Vancouver city hall is not the Grinch that stole Christmas from Oxfam-yet.
The city sent letters dated Dec. 1 to eight tenants of 343 Railway St. stating their office use contravenes zoning, development and building bylaws. The letter explained each tenant, including a regional office for Oxfam Canada, has until the end of December to apply to stay or face eviction.
Ron Fisher, a partner in Eagle Harbour Management, which owns the building at 343 Railway, said the property is zoned M2 or "industrial," or "light manufacturing."
"That whole M2 zoning is outdated and antiquated," Fisher said. "Just because a software manufacturer isn't cranking out seven-inch floppy disks doesn't mean they're not an industry."
Fisher said several of the tenants facing eviction work in information technology, while another is an animation production company. "Most of them can't afford office space anywhere else," he said.
And then there's Oxfam. Fisher said he's known the non-profit organization, famous for its work in developing countries, likely contravenes the property's zoning. But he added the zoning allows a certain percentage of space be used for service use. No one from Oxfam returned phone calls or an email from the Courier.
"I know it's office space and I know that rules are rules," Fisher said. "But what's the difference between someone sitting behind a computer or sitting behind a sewing machine?"
Eagle Harbour Management buys heritage buildings, restores them, brings them up to code and then rents out the suites or offices. Fisher noted because many of the company's 11 buildings, including 343 Railway, are situated in less desirable areas of the city the rents are more affordable.
"But the city continues to throw obstacles at us," said Fisher. "They raise our taxes, they tell us they don't think our tenants are right and they don't consider the issues we face. That building is like a fortress with bars on the doors and windows."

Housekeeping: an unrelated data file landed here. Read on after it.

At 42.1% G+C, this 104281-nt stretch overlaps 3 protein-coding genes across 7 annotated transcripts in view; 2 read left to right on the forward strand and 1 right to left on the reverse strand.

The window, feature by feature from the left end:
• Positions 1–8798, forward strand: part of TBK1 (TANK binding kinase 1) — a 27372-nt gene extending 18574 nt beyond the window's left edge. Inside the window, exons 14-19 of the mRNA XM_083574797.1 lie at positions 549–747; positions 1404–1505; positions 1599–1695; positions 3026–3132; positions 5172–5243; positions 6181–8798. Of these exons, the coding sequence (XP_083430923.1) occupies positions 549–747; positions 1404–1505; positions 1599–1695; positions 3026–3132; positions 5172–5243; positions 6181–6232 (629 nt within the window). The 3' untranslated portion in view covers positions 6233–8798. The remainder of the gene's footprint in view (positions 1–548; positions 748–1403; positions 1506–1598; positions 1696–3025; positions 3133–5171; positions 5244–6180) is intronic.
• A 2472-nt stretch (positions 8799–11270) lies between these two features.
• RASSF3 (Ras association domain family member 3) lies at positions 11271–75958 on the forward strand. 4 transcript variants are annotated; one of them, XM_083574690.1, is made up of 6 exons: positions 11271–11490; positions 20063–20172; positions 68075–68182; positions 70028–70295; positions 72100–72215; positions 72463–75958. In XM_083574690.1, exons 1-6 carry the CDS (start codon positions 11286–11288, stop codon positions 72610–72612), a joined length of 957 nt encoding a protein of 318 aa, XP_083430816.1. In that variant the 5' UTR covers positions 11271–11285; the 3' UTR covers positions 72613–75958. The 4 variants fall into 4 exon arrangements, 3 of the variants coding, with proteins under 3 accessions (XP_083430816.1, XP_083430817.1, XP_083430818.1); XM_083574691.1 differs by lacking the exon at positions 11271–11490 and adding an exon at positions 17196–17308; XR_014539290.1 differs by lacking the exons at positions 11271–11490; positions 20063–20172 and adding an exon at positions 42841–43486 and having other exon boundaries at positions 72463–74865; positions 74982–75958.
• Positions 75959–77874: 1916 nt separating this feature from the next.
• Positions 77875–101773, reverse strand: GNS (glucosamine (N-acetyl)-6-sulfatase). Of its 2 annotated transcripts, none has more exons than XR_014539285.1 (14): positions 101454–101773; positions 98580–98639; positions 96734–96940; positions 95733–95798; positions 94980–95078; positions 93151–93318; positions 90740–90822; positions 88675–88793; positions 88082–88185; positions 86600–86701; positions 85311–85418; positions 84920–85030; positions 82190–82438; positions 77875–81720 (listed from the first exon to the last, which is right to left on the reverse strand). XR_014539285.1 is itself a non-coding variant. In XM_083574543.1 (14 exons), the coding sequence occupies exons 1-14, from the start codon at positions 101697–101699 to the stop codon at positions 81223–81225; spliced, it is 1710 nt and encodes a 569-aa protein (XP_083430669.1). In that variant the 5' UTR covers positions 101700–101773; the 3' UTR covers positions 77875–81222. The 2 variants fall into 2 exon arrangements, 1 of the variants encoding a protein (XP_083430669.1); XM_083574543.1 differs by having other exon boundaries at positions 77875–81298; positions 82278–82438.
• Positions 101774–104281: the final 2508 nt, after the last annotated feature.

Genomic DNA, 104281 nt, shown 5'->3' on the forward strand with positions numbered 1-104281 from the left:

Fisher said the city is long overdue in reviewing its definition of industrial or manufacturing zones.
"There aren't a lot of sweatshops left in the city so I think it's time they broaden those guidelines," he said.
Fisher noted tenants at another Eagle Harbour building were served similar notices at this time last year, and he wonders why the city chooses to put businesses under stress weeks before Christmas. Fisher saved Christmas for the tenants last year by paying the city $10,000 for approval to a change of use agreement.
Will Johnson, director of licences and inspections for the city, agreed the city needs to review the definition of "manufacturing" as it applies to zoning.
He said the city is not forcing a departure of 343 Railway tenants just yet.
"We did send a letter to a number of suites telling them what they need to do," said Johnson. "And they have to put in an application by the end of the month. But we're not asking for them to leave."
Johnson said once the tenants submit a change of use application for their unit, the city will decide if they can stay.
He said the tenants came to the city's attention after a company applied for a business licence for the location. Upon inspection a city worker discovered 16 tenants that either didn't have a business licence or didn't meet the qualifications for the zoning.
As for Oxfam, Johnson said the city will have to decide whether the work done at its office qualifies under the zoning.